Scenario B: I send out a personal RFP to the world, expressing my specific intent to travel to Europe, including all details mentioned above. Nobody has to guess if I’m still in-market for European flights and accommodation. They don’t have to target me with sneaky tactics or amass data to improve their guessing work. All brands have to do is to develop customized proposals that deliver on my parameters.

Another example: Many think the future of location-based advertising is conquest advertising. I check into a bar and the competition sends me an offer trying to lure me to their establishment. How about I declare my intent to brands (“Lunch for two in 15 minutes”) and for the next 15 minutes restaurants can send me offers? More powerful? Absolutely.

A growing concern with privacy and data protection will speed up the development of tools that will allow people to engage brands on their terms. The targeting guesswork will disappear and advertising will retreat from its brute tactics of the last decades and return to its roots: Being charming, being entertaining, persuading people into changing their behavior.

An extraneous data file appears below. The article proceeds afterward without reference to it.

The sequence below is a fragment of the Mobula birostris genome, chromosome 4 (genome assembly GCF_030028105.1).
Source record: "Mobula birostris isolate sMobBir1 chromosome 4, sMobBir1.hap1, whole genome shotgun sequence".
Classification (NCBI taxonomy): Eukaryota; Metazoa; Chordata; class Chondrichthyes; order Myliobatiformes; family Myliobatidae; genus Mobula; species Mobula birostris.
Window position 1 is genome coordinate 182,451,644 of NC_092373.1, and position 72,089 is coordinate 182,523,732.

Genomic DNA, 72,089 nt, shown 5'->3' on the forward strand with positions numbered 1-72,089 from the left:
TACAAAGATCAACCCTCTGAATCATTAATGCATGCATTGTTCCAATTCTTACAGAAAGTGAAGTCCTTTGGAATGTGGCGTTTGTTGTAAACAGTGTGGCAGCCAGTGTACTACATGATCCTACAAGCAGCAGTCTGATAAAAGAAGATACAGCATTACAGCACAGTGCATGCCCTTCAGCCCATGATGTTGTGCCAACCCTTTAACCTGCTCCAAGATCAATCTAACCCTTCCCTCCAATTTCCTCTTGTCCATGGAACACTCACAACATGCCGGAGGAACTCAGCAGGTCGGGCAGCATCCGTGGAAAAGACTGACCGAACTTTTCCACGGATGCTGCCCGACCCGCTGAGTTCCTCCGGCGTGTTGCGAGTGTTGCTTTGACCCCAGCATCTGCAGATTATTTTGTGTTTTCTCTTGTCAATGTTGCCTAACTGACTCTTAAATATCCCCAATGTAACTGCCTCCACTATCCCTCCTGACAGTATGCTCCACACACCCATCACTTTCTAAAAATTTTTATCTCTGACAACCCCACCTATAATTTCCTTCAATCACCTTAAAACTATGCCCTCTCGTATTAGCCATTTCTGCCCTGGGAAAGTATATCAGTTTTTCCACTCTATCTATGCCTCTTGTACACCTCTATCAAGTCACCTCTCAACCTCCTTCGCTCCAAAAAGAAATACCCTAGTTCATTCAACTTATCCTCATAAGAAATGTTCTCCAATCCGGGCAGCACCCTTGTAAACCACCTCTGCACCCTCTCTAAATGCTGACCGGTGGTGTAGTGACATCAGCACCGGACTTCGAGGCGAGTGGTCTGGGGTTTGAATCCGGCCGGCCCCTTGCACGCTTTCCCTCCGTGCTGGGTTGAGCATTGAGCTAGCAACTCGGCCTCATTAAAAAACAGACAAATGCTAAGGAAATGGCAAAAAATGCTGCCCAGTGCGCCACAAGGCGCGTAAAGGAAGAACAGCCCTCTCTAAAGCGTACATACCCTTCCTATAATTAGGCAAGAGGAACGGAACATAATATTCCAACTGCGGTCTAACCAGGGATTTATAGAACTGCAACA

Update: Great comment by Jim McCarthy. Social


Image: Courtesy of

While the Facebook Privacy debate rages on, we have to accept a few facts:

  • Facebook is making a play to own identity on the web.
  • Not only that: Facebook is making a play to own everything associated with identity on the web.
  • Facebook is banking on a value exchange between sites and their own database: We give you site traffic and data, we keep all the data to build a semantic map of the Web.
  • We are entrusting personal data to a company that has a problematic record of dealing with user privacy.
  • The majority of Facebook will continue to share information. Why? Because we want to share information.